L.A. Times reporter Ben Fritz reported earlier today that with Ron Burkle and Avenue Capital out of the running, Jay Penske, the owner of Deadline, is the “leading bidder” for Variety and is likely to buy the longstanding trade paper for about $30 million within the next three weeks.
Penske, 33, “plans to keep the Variety and Deadline brands distinct, according to a person familiar with his thinking,” Fritz wrote, “but it’s otherwise unclear how the outlets would be integrated.”
Let me explain something. Rationality, sensibleness and practicality usually prevail to some extent when a takeover happens, but they’re always mixed in with basic law-of-the-jungle rules and impulses. Never trust anyone who ignores the jungle element or says it doesn’t exist.
Variety is staffed with a lot of smart, crafty professionals — Steven Gaydos, Jeff Sneider, Justin Chang, Peter Debruges — but it’s an older, weaker lion in this equation, and Deadline is the younger, stronger, hungrier lion.
We all know what’s likely to happen. The first thing the younger lion does when he takes over is kill the older, weaker lion, and then he goes around and kills all the cubs, and then he goes to the lionesses and mates and produces cubs of his own. I’m not saying all the Variety cubs are goners, but it would be Pollyanic to presume that everything will stay intact and hunky-dory once Penske takes over. Forget it. One way or another there will be a lot of roaring and growling and bared fangs and more roaring and blood on the grass. It’s going to be traumatic. Just watch any documentary about lions.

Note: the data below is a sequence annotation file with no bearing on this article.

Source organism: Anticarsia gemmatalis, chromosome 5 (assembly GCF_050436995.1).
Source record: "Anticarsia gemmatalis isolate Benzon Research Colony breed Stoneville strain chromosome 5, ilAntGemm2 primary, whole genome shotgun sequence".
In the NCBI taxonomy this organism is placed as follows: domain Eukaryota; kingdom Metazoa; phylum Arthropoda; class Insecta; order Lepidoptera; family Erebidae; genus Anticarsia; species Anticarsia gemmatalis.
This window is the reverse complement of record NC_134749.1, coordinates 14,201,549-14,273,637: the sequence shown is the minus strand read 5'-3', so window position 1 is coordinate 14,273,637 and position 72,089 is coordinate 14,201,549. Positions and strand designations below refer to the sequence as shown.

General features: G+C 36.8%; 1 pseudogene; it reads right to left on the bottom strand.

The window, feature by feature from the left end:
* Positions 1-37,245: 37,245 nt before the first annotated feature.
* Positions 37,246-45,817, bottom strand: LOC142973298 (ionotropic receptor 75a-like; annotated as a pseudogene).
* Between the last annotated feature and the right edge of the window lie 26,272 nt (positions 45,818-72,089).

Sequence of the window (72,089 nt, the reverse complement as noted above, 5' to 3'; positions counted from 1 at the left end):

The clarity of mind that comes to a man standing on the gallows is wonderful.
“Should the deal with Penske go through, it would mark a shift in power in the world of showbiz insider news,” Fritz wrote. “Founded in 2006 as a blog spinoff of editor in chief Nikki Finke’s industry column for L.A. Weekly, Deadline is a direct rival to Variety and its longtime rival the Hollywood Reporter and has become a dominant force in breaking and delivering online entertainment news.”
“If the deal goes through, it could be a little bit awkward for Variety and Deadline to work under the same roof,” wrote The Atlantic Wire‘s Adam Clark Estes. “The six-year-old Deadline is likely somewhat responsible with the 107-year-old Variety’s downfall. Not only did Deadline offer up industry scoops for free after Variety went behind a paywall, but [Deadline‘s Nikki] Finke also made a habit of hiring away Variety‘s reporters to work for her site.”